Fell running for beginners

young lady running on a rural...

Enjoy hillwalking but think it takes too long? Like cross country running but finding it a bit flat? Maybe you should consider trying fell running.

Taking its name from the word commonly used for hills in northern England, fell running basically involves jogging up and down hills as quickly as possible. Although you might hear it called "mountain running" in Wales or "hill running" in Scotland, it's basically the same activity.

Did we mention the hills?
The thing that separates fell running from other branches running is that the gradient is considered a significant part of the challenge posed by the event. Although the races are often routed over big hills, they do not involved climbing or scrambling. Although the route will not usually be marked once you get into the hills, it will be run on an existing right of way.

What skills do I need?
As well as being a competent runner, it's vital to have some mountain navigation skills so that you can avoid getting lost – and then find your way again when you inevitably do get lost anyway.
Since many fell runners race with minimal kit, self-sufficiency is taken very seriously in the sport.

Is there an organisation in charge?
The Fell Running Association was set up in 1970 to give the sport an identity distinct from cross-country running or other overlapping disciplines – primarily to organise the race calendar.
It now publishes a list of 400 to 500 events each year.

Is there a categorisation system for races?
Events are classed as category A, B or C for ascent and L, M or S for distance.

Category C events shouldn't have less than 20m of ascent per kilometre and shouldn't feature more than 40 per cent of their distance on tarmac. They should also feature some genuine fell terrain.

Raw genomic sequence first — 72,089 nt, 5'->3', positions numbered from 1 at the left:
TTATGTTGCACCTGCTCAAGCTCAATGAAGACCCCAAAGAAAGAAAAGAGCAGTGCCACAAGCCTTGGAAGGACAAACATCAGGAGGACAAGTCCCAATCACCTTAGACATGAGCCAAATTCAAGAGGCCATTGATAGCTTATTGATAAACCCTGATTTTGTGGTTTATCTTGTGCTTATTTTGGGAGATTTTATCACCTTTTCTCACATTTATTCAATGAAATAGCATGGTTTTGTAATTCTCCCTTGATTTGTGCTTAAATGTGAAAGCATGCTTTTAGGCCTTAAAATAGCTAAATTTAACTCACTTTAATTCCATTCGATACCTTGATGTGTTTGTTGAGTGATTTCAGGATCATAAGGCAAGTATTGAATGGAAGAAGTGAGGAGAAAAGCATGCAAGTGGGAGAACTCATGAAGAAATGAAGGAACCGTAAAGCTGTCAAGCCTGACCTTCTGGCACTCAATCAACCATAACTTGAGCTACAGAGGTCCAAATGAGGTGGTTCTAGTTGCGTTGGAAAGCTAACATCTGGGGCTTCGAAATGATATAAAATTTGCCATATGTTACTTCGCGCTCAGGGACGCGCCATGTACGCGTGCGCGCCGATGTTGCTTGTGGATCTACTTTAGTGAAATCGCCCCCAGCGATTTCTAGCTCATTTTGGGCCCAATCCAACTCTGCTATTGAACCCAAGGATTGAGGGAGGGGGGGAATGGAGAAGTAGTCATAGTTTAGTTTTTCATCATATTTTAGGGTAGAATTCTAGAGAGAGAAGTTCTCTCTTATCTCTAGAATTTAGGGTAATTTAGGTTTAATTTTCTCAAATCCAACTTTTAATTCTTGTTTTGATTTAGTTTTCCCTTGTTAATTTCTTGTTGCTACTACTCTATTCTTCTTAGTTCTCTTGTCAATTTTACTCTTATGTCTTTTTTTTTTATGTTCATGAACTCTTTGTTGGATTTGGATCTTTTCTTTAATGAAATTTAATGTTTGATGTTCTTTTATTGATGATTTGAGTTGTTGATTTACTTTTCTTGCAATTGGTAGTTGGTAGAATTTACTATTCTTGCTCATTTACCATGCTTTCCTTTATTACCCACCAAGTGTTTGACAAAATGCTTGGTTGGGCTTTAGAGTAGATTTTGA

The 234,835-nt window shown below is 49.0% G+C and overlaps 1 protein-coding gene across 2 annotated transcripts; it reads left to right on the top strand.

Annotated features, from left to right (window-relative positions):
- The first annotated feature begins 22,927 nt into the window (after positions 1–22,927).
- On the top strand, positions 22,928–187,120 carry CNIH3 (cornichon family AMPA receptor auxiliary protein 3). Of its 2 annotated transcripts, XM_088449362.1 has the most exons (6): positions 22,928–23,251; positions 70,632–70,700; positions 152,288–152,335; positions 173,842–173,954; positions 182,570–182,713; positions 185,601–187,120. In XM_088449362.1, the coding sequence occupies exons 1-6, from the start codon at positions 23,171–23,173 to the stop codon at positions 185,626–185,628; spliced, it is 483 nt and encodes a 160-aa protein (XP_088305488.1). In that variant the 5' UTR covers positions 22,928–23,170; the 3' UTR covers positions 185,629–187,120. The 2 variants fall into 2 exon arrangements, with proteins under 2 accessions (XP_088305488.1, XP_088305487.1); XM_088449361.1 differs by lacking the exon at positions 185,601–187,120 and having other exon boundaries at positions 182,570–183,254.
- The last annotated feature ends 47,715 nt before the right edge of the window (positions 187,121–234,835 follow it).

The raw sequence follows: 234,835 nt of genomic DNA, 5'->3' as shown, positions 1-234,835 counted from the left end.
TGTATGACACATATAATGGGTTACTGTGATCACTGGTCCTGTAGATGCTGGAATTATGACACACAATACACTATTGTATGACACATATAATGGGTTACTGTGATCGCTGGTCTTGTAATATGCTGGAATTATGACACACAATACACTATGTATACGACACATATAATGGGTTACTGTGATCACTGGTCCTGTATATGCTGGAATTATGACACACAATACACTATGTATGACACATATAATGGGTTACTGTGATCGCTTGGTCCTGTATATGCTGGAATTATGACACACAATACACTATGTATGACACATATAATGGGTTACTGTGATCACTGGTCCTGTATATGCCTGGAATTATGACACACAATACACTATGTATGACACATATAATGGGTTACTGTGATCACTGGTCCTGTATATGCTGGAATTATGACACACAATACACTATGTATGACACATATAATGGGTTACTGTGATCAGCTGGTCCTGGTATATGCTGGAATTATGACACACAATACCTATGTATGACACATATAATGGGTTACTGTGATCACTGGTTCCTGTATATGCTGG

Category B races shouldn't have less than 25m of uphill per kilometre, with a maximum of 30 per cent of the distance on the road.

Category A races should feature at least 50m of ascent per kilometre – with no more than 20 per cent on the road. They must also be at least 1.5km long.

As you may have guessed, L, M and S stand for long, medium and short – with short being under 10km, medium 10 to 20km and long in excess of 20km. There are also O category events which involve orienteering skills and MM – or mountain marathon events – which are run in extreme terrain and over more than one day. The latter are usually run in pairs, with overnight equipment being carried.

So what do I wear?
Due to the uneven and rocky terrain, shoes need to be supple but include an element of protection.
Dedicated fell running shoes are readily available – and most runners favour non-waterproof footwear so that water is expelled easily. Rubber studs on the sole provide grip on wet rocks and in mud.

As for the rest of your body – the rules state that you need waterproof garments to cover your full body – where weather conditions and terrain demand it. Normal running shorts and tops are favoured by most on good weather days, with lycra tights and waterproof jackets added in colder or wetter weather. Wind or waterproof trousers are also popular in really grotty conditions. All that running will be getting you hot so you'll want breathable fabrics and light weight. Gloves, hats and headbands (to cover the ears) are also nice when the wind gets up.

What are the best-known races?
The Ben Nevis Race and the Snowdon Race should be self-explanatory – and are two of the biggest events on the sport's calendar. Cumbria plays host to both the Scafell Pike race – up and down England's highest peak – and the more challenging Wasdale Horseshoe Fell Race, which includes 2,750m of ascent over34km. The Three Peaks Race takes in Pen-y-Ghent, Ingleborough and Whernside in the Yorkshire Dales.

Will the races cost me much?
Because it's a grass roots sport with working class origins, fell running is significantly cheaper than many other activities – with some entry fees likely to leave you with change from a fiver.
The big-name events will cost a little more, but are still much more affordable than normal marathons or the currently popular mud-running obstacle-course events. But as you've hopefully gleaned from this feature, that doesn't mean you'll be undergoing any less of a personal challenge!

Have you tried fell running? Leave a comment below...

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